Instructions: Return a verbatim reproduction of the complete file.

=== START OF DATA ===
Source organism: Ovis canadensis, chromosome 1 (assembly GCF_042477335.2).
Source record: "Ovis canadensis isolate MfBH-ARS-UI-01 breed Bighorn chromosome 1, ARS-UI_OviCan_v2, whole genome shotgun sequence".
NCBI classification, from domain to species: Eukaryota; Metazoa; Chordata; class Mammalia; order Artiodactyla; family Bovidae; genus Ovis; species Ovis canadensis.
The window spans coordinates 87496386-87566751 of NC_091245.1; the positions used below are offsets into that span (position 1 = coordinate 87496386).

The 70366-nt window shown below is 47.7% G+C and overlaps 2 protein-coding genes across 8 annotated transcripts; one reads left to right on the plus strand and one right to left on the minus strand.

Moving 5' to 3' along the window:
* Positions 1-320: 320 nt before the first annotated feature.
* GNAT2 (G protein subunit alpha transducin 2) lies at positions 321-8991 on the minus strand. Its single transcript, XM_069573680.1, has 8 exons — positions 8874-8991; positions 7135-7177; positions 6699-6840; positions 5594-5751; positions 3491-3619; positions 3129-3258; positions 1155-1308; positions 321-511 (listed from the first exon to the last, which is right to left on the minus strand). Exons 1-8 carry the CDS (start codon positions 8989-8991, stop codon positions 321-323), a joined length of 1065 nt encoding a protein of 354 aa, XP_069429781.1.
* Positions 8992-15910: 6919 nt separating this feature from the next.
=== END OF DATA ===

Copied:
Source organism: Ovis canadensis, chromosome 1 (assembly GCF_042477335.2).
Source record: "Ovis canadensis isolate MfBH-ARS-UI-01 breed Bighorn chromosome 1, ARS-UI_OviCan_v2, whole genome shotgun sequence".
NCBI classification, from domain to species: Eukaryota; Metazoa; Chordata; class Mammalia; order Artiodactyla; family Bovidae; genus Ovis; species Ovis canadensis.
The window spans coordinates 87496386-87566751 of NC_091245.1; the positions used below are offsets into that span (position 1 = coordinate 87496386).

The 70366-nt window shown below is 47.7% G+C and overlaps 2 protein-coding genes across 8 annotated transcripts; one reads left to right on the plus strand and one right to left on the minus strand.

Moving 5' to 3' along the window:
* Positions 1-320: 320 nt before the first annotated feature.
* GNAT2 (G protein subunit alpha transducin 2) lies at positions 321-8991 on the minus strand. Its single transcript, XM_069573680.1, has 8 exons — positions 8874-8991; positions 7135-7177; positions 6699-6840; positions 5594-5751; positions 3491-3619; positions 3129-3258; positions 1155-1308; positions 321-511 (listed from the first exon to the last, which is right to left on the minus strand). Exons 1-8 carry the CDS (start codon positions 8989-8991, stop codon positions 321-323), a joined length of 1065 nt encoding a protein of 354 aa, XP_069429781.1.
* Positions 8992-15910: 6919 nt separating this feature from the next.